The present invention is further applicable to enhancing the growth of mollusks, comprising the phylum Mollusca. Principal classes include the bivalves or clams such as the Soft shell clams, Surf clams, American quahog, Razor clam, Ocean quahog, Common edible cockle and Devon cockle. Mussels include the Mediterranean mussel, Blue mussel, California mussel, Asian mussel, Philippine mussel, Indian mussel, New Zealand mussel and Brazilian mussel. Scallops include the American scallop, Pilgrim's scallop and Giant scallop. Oysters include the Pearl oyster, Common European oyster, Japanese oyster, Portuguese oyster, American oyster and Chilean oyster. Enhanced oyster growth may result in enhanced pearl size. Gastropods include Abalone, Giant conch, Queen conch, Crown conch, Louisiana conch, Escargot snail. Cephalopods include the Common squid, North American common squid, North European squid, Opalescent squid, Giant squid, Short-finned squid, Common octopus and Common cuttlefish.
 The present invention is also applicable to enhancing the growth of tropical fish, phytoplankton and zooplankton, algae, including green, bluegreen, red and brown algae, insects, arthropods, worms, frogs, salamanders, turtles and amphibians.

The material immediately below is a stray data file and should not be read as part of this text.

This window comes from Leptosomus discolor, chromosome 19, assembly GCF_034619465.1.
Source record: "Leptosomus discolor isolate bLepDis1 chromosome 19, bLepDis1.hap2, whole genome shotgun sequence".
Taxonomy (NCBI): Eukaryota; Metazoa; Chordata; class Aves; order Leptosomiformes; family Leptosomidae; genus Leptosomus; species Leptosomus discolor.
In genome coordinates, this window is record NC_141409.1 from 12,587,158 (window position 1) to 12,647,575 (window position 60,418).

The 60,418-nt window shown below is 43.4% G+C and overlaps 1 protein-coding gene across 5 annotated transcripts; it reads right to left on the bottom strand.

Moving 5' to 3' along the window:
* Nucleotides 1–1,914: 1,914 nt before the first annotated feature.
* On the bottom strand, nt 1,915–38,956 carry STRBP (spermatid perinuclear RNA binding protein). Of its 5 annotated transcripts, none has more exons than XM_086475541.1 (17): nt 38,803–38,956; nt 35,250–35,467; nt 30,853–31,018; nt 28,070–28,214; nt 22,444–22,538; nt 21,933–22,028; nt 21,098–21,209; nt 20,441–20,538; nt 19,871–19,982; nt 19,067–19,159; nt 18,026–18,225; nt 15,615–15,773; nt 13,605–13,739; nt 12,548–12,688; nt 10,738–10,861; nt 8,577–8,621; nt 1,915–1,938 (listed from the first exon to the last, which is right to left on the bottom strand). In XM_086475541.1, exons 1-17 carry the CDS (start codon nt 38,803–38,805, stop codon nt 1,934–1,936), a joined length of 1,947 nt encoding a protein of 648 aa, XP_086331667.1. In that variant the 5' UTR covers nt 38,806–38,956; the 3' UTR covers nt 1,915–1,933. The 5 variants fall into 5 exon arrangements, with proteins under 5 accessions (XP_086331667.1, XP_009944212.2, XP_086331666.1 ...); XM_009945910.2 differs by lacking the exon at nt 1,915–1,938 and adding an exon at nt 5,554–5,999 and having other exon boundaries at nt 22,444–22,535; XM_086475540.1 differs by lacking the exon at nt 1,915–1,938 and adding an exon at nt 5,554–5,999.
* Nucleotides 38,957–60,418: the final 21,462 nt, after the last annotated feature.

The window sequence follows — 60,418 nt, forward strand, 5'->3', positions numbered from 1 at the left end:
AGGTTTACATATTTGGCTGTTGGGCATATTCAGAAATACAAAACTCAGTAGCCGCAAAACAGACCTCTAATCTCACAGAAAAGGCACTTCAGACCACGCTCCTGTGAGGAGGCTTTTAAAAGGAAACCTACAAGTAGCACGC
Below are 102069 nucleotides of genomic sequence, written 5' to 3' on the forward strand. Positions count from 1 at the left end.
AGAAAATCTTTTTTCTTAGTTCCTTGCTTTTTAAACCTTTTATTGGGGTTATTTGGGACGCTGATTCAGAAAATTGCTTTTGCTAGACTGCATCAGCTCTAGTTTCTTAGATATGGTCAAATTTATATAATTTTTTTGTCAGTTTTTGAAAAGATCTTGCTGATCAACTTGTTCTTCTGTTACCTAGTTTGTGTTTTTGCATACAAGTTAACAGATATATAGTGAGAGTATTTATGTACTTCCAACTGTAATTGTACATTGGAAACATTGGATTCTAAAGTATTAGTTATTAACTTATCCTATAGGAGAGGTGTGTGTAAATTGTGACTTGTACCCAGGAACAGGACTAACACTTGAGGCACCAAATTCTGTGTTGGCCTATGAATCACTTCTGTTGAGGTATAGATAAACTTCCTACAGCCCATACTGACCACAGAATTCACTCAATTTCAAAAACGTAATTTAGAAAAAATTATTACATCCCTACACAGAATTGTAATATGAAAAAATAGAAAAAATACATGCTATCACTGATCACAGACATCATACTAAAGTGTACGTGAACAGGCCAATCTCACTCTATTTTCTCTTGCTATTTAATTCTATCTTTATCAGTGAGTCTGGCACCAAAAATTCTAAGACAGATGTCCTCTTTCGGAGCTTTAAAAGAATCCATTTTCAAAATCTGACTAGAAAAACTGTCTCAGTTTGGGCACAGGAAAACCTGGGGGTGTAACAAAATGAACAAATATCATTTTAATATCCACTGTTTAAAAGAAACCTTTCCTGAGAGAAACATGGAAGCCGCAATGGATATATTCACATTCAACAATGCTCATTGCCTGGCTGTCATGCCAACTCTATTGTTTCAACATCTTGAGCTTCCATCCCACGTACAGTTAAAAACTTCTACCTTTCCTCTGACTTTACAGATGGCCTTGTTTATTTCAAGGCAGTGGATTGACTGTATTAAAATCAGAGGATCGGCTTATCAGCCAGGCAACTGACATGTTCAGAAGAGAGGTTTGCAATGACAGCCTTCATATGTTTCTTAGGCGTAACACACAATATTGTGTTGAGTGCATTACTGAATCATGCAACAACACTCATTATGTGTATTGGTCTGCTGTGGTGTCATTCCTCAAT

The present invention also enhances aquatic plant growth. Enhancing aquatic plant growth may have implications for the following industries: oxygen production, cosmetics, drugs and pharmaceuticals, lubricants, food for human and animal consumption, food preparation, bacteriology, mycology, stabilizer for emulsions, shoe polish, filters/rubbing compounds (polish), thickening agents, suspending/stabilizing agents, floor polish, pest control, insect control, diatomaceous earth production, tanning industry, agriculture, rubber manufacture, shaving creams, alginic acids, latex manufacture, ice cream, agar, nutrients, sewage treatment, fertilizers, soil amendments, semi-conductor, industrial supplies, soaps and laundry/janitorial supplies, jewelry and watches, durable goods, drugs and proprietaries, frozen foods, dairy products, poultry and its products, confectionary, fish and seafoods, meat and meat products, fresh fruits and vegetables, grain, livestock, chemicals and allied products, fuel, performance enhancer for petroleum products, beer and ales, wines and distilled beverages, farm supplies, tobacco and its products, paints, varnishes and supplies, cold temperature storage, liquefied petroleum storage, fuel oil storage and distribution, power production facilities, dry cleaning facilities, insulation, insulation for equipment, insulation for extreme environments, industrial launderers, photographic studios, commercial photography, disinfecting and exterminating, research and development laboratories, photo finishing labs, commercial testing labs, auto repair services and garages, car washes, automotive services, refrigeration and air conditioning services and repair, amusement and recreation services, health services, medical and/or dental laboratories, fabric finishing plants, textile manufacture and industries, cordage and twine, lumber and wood industries, paper and allied products, pulp mills, boxes and cans, printing and publishing, electroplating, petroleum and coal products, rubber and plastics, leather and leather products, stone, clay and glass products, primary metal industries, smelting and refining, steel, aluminum, electrometallurgical, foundry, fabricated metal products, plating and polishing, ordnance and accessories, valves and fittings, forgings, screw machines products, non-electrical machinery, pumps and pumping equipment, transformers, construction machinery, internal combustion engines, motors and generators, carbon and graphite products, industrial controls, welding apparatus, batteries and battery storage, motor vehicles, truck and bus, aircraft, aircraft engines and engine parts, aircraft equipment, railroad equipment, guided missiles, guided missiles and space vehicles, propulsion units, automatic temperature controls, fluid meters and counting devices, instruments for measuring electricity, measuring and controlling devices, surgical and medical instruments, silverware and plated ware, welding and cutting industries.